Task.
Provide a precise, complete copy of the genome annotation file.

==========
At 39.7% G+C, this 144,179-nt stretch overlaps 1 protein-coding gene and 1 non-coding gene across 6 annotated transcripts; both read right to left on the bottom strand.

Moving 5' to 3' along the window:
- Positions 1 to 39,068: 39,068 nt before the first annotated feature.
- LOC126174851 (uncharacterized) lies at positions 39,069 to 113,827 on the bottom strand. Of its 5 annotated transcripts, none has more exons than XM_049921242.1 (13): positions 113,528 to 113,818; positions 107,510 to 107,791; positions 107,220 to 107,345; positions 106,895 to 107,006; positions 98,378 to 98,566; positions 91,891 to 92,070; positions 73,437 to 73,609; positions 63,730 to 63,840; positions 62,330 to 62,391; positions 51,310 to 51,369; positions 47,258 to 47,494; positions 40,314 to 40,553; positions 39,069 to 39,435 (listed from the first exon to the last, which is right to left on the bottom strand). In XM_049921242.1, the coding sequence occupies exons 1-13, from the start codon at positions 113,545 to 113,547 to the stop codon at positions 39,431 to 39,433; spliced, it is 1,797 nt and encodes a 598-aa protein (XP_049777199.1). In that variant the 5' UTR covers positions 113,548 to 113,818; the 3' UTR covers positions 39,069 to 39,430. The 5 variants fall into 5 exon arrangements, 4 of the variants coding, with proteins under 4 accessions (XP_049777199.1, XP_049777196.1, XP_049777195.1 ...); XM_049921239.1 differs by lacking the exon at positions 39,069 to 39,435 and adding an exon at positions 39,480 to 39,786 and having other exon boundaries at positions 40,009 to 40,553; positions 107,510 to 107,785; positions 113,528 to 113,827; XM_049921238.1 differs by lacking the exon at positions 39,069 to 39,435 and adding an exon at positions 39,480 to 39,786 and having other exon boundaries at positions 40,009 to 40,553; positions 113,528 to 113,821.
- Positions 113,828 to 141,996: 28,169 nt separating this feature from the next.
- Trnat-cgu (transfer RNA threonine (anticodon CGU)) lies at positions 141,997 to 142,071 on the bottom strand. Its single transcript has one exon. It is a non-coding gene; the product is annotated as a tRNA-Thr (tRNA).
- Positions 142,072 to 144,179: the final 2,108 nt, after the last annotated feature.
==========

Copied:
At 39.7% G+C, this 144,179-nt stretch overlaps 1 protein-coding gene and 1 non-coding gene across 6 annotated transcripts; both read right to left on the bottom strand.

Moving 5' to 3' along the window:
- Positions 1 to 39,068: 39,068 nt before the first annotated feature.
- LOC126174851 (uncharacterized) lies at positions 39,069 to 113,827 on the bottom strand. Of its 5 annotated transcripts, none has more exons than XM_049921242.1 (13): positions 113,528 to 113,818; positions 107,510 to 107,791; positions 107,220 to 107,345; positions 106,895 to 107,006; positions 98,378 to 98,566; positions 91,891 to 92,070; positions 73,437 to 73,609; positions 63,730 to 63,840; positions 62,330 to 62,391; positions 51,310 to 51,369; positions 47,258 to 47,494; positions 40,314 to 40,553; positions 39,069 to 39,435 (listed from the first exon to the last, which is right to left on the bottom strand). In XM_049921242.1, the coding sequence occupies exons 1-13, from the start codon at positions 113,545 to 113,547 to the stop codon at positions 39,431 to 39,433; spliced, it is 1,797 nt and encodes a 598-aa protein (XP_049777199.1). In that variant the 5' UTR covers positions 113,548 to 113,818; the 3' UTR covers positions 39,069 to 39,430. The 5 variants fall into 5 exon arrangements, 4 of the variants coding, with proteins under 4 accessions (XP_049777199.1, XP_049777196.1, XP_049777195.1 ...); XM_049921239.1 differs by lacking the exon at positions 39,069 to 39,435 and adding an exon at positions 39,480 to 39,786 and having other exon boundaries at positions 40,009 to 40,553; positions 107,510 to 107,785; positions 113,528 to 113,827; XM_049921238.1 differs by lacking the exon at positions 39,069 to 39,435 and adding an exon at positions 39,480 to 39,786 and having other exon boundaries at positions 40,009 to 40,553; positions 113,528 to 113,821.
- Positions 113,828 to 141,996: 28,169 nt separating this feature from the next.
- Trnat-cgu (transfer RNA threonine (anticodon CGU)) lies at positions 141,997 to 142,071 on the bottom strand. Its single transcript has one exon. It is a non-coding gene; the product is annotated as a tRNA-Thr (tRNA).
- Positions 142,072 to 144,179: the final 2,108 nt, after the last annotated feature.